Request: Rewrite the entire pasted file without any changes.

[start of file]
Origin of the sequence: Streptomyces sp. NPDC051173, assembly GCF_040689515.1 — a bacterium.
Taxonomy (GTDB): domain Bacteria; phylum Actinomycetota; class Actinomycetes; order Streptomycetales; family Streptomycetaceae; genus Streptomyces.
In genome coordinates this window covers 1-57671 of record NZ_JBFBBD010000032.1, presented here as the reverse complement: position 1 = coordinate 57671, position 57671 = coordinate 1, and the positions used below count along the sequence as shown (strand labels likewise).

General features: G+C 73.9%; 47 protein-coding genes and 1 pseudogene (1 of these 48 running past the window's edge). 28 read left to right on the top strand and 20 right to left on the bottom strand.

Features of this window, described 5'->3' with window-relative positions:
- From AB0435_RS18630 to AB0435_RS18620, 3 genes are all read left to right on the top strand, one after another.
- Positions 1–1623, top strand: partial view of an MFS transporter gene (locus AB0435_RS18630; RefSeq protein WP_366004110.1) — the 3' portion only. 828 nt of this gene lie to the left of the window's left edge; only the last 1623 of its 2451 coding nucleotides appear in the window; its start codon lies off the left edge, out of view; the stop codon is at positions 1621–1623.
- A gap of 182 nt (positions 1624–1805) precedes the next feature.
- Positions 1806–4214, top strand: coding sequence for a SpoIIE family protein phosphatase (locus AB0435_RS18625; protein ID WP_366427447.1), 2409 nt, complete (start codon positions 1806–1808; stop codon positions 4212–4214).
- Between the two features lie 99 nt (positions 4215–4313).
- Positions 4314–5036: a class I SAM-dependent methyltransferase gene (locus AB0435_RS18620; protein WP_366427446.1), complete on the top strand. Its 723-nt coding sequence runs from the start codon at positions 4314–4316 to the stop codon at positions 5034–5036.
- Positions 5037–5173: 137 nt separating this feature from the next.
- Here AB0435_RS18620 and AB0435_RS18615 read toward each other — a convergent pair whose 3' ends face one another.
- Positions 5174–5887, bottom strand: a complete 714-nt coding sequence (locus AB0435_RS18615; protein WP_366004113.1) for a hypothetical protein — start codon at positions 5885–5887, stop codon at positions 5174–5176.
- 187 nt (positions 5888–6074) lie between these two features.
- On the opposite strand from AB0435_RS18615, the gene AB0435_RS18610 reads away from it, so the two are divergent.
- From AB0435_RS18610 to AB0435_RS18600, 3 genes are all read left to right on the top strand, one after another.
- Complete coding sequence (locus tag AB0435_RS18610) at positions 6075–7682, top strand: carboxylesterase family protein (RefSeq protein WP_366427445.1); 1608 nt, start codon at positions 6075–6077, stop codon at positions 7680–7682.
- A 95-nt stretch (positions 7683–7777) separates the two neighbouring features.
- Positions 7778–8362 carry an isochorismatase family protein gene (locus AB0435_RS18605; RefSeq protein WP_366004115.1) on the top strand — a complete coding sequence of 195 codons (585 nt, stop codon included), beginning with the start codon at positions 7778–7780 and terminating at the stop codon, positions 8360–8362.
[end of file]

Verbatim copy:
Origin of the sequence: Streptomyces sp. NPDC051173, assembly GCF_040689515.1 — a bacterium.
Taxonomy (GTDB): domain Bacteria; phylum Actinomycetota; class Actinomycetes; order Streptomycetales; family Streptomycetaceae; genus Streptomyces.
In genome coordinates this window covers 1-57671 of record NZ_JBFBBD010000032.1, presented here as the reverse complement: position 1 = coordinate 57671, position 57671 = coordinate 1, and the positions used below count along the sequence as shown (strand labels likewise).

General features: G+C 73.9%; 47 protein-coding genes and 1 pseudogene (1 of these 48 running past the window's edge). 28 read left to right on the top strand and 20 right to left on the bottom strand.

Features of this window, described 5'->3' with window-relative positions:
- From AB0435_RS18630 to AB0435_RS18620, 3 genes are all read left to right on the top strand, one after another.
- Positions 1–1623, top strand: partial view of an MFS transporter gene (locus AB0435_RS18630; RefSeq protein WP_366004110.1) — the 3' portion only. 828 nt of this gene lie to the left of the window's left edge; only the last 1623 of its 2451 coding nucleotides appear in the window; its start codon lies off the left edge, out of view; the stop codon is at positions 1621–1623.
- A gap of 182 nt (positions 1624–1805) precedes the next feature.
- Positions 1806–4214, top strand: coding sequence for a SpoIIE family protein phosphatase (locus AB0435_RS18625; protein ID WP_366427447.1), 2409 nt, complete (start codon positions 1806–1808; stop codon positions 4212–4214).
- Between the two features lie 99 nt (positions 4215–4313).
- Positions 4314–5036: a class I SAM-dependent methyltransferase gene (locus AB0435_RS18620; protein WP_366427446.1), complete on the top strand. Its 723-nt coding sequence runs from the start codon at positions 4314–4316 to the stop codon at positions 5034–5036.
- Positions 5037–5173: 137 nt separating this feature from the next.
- Here AB0435_RS18620 and AB0435_RS18615 read toward each other — a convergent pair whose 3' ends face one another.
- Positions 5174–5887, bottom strand: a complete 714-nt coding sequence (locus AB0435_RS18615; protein WP_366004113.1) for a hypothetical protein — start codon at positions 5885–5887, stop codon at positions 5174–5176.
- 187 nt (positions 5888–6074) lie between these two features.
- On the opposite strand from AB0435_RS18615, the gene AB0435_RS18610 reads away from it, so the two are divergent.
- From AB0435_RS18610 to AB0435_RS18600, 3 genes are all read left to right on the top strand, one after another.
- Complete coding sequence (locus tag AB0435_RS18610) at positions 6075–7682, top strand: carboxylesterase family protein (RefSeq protein WP_366427445.1); 1608 nt, start codon at positions 6075–6077, stop codon at positions 7680–7682.
- A 95-nt stretch (positions 7683–7777) separates the two neighbouring features.
- Positions 7778–8362 carry an isochorismatase family protein gene (locus AB0435_RS18605; RefSeq protein WP_366004115.1) on the top strand — a complete coding sequence of 195 codons (585 nt, stop codon included), beginning with the start codon at positions 7778–7780 and terminating at the stop codon, positions 8360–8362.